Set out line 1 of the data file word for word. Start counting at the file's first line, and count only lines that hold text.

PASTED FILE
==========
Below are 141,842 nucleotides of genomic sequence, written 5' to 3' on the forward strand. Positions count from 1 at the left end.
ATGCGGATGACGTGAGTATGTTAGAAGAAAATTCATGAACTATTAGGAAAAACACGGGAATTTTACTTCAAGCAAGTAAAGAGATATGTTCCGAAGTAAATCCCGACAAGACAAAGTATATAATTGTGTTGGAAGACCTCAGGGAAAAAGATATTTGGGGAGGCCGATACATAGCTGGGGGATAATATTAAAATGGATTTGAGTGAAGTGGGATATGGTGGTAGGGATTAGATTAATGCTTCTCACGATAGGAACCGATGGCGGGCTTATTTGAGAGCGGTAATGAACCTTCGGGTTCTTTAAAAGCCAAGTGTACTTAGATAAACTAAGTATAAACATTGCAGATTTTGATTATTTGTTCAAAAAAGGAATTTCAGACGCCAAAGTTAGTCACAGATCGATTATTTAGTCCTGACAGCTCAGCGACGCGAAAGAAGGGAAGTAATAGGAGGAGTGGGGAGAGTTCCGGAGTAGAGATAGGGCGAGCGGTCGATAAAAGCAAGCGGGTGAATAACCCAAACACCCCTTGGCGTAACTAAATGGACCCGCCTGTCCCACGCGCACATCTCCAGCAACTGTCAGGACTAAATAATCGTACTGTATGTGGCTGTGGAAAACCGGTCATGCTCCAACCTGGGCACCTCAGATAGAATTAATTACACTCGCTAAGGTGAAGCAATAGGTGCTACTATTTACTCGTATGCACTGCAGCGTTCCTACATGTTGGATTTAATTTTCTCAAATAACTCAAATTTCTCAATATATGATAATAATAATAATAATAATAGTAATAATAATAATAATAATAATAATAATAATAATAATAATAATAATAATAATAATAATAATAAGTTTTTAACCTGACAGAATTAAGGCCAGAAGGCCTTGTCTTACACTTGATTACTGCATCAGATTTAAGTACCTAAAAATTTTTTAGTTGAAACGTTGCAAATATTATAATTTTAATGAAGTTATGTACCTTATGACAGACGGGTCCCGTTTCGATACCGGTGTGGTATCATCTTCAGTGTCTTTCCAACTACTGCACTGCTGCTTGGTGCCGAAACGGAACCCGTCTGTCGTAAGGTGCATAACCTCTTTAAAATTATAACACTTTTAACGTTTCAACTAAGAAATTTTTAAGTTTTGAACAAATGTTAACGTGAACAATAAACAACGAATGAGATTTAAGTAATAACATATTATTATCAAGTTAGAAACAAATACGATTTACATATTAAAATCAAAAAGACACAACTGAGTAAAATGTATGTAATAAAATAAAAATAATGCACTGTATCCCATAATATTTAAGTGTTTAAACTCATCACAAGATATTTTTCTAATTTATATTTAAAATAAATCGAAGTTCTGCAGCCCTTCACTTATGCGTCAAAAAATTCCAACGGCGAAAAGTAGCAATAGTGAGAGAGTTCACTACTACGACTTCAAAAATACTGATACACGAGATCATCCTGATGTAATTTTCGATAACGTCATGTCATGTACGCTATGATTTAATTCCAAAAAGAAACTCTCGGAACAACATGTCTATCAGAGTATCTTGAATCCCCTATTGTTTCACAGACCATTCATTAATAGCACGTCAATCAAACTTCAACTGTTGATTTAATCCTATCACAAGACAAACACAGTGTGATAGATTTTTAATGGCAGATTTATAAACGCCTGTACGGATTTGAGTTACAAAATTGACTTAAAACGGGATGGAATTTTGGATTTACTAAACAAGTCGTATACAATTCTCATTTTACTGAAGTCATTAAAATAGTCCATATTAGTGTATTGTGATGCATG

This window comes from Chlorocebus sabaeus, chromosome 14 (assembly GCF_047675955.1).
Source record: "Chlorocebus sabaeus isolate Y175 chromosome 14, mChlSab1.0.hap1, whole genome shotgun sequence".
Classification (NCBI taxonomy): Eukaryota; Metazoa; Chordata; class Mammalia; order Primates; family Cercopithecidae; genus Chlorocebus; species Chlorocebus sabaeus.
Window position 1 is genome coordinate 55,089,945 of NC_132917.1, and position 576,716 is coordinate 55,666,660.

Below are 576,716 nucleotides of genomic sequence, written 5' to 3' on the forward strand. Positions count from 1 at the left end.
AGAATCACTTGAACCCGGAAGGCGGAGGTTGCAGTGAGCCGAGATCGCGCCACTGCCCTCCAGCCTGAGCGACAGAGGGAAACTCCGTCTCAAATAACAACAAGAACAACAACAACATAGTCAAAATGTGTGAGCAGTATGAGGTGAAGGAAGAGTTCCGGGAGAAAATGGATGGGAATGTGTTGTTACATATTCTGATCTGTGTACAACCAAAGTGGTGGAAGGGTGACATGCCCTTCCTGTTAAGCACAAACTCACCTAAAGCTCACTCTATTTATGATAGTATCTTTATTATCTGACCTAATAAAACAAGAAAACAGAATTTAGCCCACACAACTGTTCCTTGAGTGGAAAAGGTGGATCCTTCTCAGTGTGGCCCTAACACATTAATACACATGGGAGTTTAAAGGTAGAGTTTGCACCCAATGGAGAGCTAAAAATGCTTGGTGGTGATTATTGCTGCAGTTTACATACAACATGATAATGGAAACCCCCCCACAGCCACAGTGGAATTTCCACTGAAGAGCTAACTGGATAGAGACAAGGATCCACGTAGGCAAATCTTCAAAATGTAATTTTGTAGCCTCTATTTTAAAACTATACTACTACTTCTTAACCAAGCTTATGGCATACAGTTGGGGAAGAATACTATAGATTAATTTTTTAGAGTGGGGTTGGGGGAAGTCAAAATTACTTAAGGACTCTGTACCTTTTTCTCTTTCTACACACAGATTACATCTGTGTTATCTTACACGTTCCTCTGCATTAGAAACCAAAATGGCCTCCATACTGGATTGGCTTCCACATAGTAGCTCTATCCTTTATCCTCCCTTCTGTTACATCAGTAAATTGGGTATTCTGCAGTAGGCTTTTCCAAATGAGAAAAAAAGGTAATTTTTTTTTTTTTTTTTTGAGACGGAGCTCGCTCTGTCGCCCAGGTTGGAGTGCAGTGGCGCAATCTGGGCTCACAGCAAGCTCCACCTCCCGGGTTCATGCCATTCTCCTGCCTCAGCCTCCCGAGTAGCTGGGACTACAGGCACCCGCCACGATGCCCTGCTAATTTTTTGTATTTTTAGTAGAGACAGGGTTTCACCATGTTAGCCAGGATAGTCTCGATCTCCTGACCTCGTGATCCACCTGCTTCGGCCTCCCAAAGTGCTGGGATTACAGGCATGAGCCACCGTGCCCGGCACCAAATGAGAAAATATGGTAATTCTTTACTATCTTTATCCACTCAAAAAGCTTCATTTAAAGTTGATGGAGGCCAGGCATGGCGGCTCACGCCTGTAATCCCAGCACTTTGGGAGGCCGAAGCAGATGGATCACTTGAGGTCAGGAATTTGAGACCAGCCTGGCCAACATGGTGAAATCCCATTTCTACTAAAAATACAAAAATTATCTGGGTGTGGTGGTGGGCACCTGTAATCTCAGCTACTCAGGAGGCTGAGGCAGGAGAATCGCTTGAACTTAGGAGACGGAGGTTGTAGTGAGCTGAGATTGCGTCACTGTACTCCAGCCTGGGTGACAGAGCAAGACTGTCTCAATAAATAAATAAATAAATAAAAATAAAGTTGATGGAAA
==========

Below are 141,842 nucleotides of genomic sequence, written 5' to 3' on the forward strand. Positions count from 1 at the left end.